Farming insects also has environmental benefits compared to farming other livestock. Insects produce much smaller amounts of methane and other greenhouse gases than traditional farm animals. They also produce much less ammonia, a pollutant made by pig and poultry farms, and much less manure.
Edible Insects in Candy
Some people might think that farming insects is pointless because a huge number of the animals would be required to produce as much meat as one cow. Many nutritionists say that North Americans are eating far more meat than is necessary for their health, however. In fact, the ingestion of excessive amounts of red meat has been linked to health problems. The big, juicy steak may become a thing of the past sooner than some people would like.
Insects are a nutritious food source. An in-depth analysis of the nutrients in their bodies hasn't been performed, however. We can't find insects on the online nutrient databases that are available, although we may be able to one day. It is known that they are an excellent source of protein, though, as well as a great source of vitamins and minerals, including calcium, iron, and zinc.
Marcel Dicke is another professor at Wageningen University. In the video below, he outlines the benefits of eating insects. He raises the point that many of us enjoy eating shrimp, which are relatives of insects. He says that we need to change our mindset to appreciate alternate food sources.
Why Not Eat Insects?
An Edible Insect Poll
Are you willing to eat insects?
A Novel Food in North America
Giving people who have never eaten insects before a plate of whole animals to ingest is probably not the best strategy for encouraging entomophagy. Grinding the roasted animals into a powder and then mixing this powder with other foods may be. This is the strategy that some companies in the United States are using. They hope that the disguised animals will be more palatable than the intact ones.
Two examples of U.S. companies that are adding insects to foods are Chapul and Six Foods. Chapul sells energy bars containing traditional ingredients plus cricket flour. The bars come in several flavours. Six Foods sells a product called chirps. Chirps are baked chips (crisps) made from roasted cricket flour and bean flour. They come in traditional flavours, including sea salt and cheddar. The name for the chips is amusing, but I wonder if it will backfire on the producers. People may not want to be reminded of living insects as they eat a snack. The company also sells chocolate chirp cookie mix.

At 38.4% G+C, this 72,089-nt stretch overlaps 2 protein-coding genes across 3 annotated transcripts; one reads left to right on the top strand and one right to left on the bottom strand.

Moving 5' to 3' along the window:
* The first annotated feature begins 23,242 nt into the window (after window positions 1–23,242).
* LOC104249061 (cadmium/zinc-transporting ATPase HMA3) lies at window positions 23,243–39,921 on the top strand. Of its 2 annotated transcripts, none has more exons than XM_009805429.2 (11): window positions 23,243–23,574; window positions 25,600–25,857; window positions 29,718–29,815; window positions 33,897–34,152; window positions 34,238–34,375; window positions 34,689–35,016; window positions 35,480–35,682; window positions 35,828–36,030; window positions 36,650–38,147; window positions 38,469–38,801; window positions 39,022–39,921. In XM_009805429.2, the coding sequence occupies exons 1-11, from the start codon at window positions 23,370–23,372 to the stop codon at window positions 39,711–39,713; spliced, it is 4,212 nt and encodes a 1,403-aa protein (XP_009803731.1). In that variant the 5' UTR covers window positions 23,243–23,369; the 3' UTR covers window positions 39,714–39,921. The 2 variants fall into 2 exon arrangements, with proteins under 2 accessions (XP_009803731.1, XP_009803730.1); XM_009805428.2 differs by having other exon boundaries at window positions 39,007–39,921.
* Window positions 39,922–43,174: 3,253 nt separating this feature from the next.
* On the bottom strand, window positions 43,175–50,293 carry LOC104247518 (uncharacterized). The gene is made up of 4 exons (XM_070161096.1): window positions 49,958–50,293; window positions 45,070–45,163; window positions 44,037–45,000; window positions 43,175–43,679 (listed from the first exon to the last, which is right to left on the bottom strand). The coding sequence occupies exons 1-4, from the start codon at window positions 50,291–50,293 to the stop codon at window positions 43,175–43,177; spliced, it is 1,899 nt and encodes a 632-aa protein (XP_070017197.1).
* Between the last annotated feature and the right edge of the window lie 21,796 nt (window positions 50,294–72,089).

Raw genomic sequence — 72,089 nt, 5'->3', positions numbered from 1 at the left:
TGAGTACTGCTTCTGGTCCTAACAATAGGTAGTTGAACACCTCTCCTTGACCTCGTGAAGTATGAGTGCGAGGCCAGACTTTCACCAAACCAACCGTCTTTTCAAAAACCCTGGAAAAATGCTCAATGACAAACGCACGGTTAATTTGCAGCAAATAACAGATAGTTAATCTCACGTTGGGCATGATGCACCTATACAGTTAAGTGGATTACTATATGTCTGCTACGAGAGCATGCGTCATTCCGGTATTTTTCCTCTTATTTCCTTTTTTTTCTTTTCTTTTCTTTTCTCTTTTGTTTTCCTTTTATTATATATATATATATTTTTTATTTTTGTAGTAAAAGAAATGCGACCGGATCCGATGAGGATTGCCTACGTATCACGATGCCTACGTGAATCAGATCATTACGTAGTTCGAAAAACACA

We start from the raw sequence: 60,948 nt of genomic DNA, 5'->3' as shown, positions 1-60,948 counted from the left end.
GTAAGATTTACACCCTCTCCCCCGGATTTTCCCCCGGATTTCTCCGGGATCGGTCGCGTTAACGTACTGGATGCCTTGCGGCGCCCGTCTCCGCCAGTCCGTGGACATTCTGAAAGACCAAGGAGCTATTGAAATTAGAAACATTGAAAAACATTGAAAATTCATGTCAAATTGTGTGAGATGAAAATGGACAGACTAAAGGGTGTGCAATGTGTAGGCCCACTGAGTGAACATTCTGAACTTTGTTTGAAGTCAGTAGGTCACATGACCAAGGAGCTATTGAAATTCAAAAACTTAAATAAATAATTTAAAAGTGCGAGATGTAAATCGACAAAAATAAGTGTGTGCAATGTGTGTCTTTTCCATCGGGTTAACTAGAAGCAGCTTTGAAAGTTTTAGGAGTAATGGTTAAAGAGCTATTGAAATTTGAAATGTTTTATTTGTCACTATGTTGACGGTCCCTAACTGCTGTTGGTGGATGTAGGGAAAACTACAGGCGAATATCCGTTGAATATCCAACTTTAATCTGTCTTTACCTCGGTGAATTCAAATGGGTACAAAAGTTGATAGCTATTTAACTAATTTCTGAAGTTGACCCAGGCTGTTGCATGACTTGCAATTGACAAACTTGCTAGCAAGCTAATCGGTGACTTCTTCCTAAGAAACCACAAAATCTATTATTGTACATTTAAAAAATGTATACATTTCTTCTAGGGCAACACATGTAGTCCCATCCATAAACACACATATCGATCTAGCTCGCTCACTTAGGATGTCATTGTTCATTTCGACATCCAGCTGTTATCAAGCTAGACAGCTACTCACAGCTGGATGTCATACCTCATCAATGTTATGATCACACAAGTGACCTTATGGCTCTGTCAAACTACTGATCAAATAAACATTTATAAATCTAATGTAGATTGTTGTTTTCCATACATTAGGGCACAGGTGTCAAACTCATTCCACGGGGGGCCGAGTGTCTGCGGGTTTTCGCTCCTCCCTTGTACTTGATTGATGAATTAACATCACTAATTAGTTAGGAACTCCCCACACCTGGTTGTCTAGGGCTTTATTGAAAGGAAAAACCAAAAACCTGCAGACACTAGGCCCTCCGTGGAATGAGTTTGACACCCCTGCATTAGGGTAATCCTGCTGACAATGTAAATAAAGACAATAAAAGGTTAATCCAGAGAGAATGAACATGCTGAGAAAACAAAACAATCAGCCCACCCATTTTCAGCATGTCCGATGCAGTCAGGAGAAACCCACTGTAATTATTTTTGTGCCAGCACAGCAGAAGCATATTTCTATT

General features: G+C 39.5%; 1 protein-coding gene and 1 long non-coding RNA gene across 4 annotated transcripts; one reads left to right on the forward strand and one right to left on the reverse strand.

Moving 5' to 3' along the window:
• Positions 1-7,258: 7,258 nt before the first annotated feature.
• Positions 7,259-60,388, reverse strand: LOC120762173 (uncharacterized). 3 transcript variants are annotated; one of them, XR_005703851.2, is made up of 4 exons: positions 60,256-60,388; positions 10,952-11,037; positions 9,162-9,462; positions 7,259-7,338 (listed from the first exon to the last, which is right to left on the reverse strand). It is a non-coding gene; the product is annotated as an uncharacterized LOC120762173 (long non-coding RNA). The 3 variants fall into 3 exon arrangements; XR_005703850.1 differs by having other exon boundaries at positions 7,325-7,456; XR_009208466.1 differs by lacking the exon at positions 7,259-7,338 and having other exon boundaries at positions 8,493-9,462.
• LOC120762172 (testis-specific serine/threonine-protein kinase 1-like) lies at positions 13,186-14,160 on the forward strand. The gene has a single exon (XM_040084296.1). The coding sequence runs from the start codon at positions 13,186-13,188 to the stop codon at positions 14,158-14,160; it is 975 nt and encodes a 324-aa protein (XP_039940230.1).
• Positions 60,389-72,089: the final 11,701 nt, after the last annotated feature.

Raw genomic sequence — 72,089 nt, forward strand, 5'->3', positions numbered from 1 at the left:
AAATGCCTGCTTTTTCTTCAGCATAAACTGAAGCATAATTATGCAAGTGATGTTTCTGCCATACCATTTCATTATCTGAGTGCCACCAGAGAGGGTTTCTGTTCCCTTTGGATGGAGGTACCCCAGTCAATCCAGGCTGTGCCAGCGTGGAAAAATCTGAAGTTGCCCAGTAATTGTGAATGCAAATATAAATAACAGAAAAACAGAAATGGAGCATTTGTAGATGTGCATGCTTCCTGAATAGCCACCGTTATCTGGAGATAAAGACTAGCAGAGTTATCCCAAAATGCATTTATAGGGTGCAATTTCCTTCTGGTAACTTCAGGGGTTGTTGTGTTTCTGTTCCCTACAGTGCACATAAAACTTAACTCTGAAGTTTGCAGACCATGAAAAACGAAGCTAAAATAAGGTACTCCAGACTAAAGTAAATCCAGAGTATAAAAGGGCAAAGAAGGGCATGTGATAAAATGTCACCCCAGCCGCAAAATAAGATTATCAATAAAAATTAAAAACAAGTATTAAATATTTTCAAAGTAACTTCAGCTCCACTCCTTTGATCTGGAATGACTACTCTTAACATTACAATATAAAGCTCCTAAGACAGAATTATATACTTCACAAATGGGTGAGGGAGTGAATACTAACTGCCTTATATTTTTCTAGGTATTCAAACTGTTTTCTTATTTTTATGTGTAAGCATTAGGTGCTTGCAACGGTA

Contamination of Foods With Insect Parts
People in North America already practice entomophagy to a limited extent due to the presence of insects in foods that come from plants. According to the University of California, an average American today eats an estimated two pounds of insect bodies and body parts every year.
The FDA (Food and Drug Administration) has published a Defects Level Handbook which lists the permissible level of contaminants—including insects—in foods. For example, the hops used to make beer may contain no more than 2,500 aphids per 10 grams of hops. I suggest that a person doesn't look at this document just before eating.
It's sometimes said that no one is really a vegan (a person who eats no animals) because of the insect contamination of plants. Although this is true, I think that the vegan diet still has value for someone who wants to protect animals. The more animals that are protected the better, even if some animals aren't helped by a person's efforts.
Eating Insects for the First Time
If you want to start eating insects, it might be a good idea to try one of the flour products first. They are available online if you can't find them locally. You might be able to find whole insects on the menu in ethnic restaurants. Some ethnic markets may sell the animals, too.
If you'd like to collect or farm your own insects, make sure that each specimen that you choose is truly edible. If you read that "grasshoppers" can be eaten, for example, remember that there are many different species of grasshoppers. You need to discover which species in your area are safe to ingest. Some insects are edible in one stage of their life cycle but not in another, so this is another factor to consider. You also need to find out if your chosen animals are safe only when cooked. Wageningen University maintains a list of edible insects from around the world.
Insect cookbooks are available. Some have interesting recipes for people keen to explore the world of entomophagy. It's important to remember that living insects play vital roles in our lives, however. Trapping insects for culinary use mustn't harm the populations of the wild animals.
- "Zero Hunger." World Food Programme. http://www1.wfp.org/zero-hunger (accessed September 20, 2017).
- "Insects for food and feed." Food and Agriculture Organization of the United Nations. http://www.fao.org/edible-insects/en/ (accessed September 20, 2017).
- "List of edible insects of the world." Wageningen University and Research. http://www.wur.nl/en/Expertise-Services/Chair-groups/Plant-Sciences/Laboratory-of-Entomology/Edible-insects/Worldwide-species-list.htm (accessed September 20, 2017).
- "Defects Level Handbook." U.S. Food and Drug Administration. https://www.fda.gov/Food/GuidanceRegulation/GuidanceDocumentsRegulatoryInformation/SanitationTransportation/ucm056174.htm#CHPTA (accessed September 20, 2017).
© 2014 Linda Crampton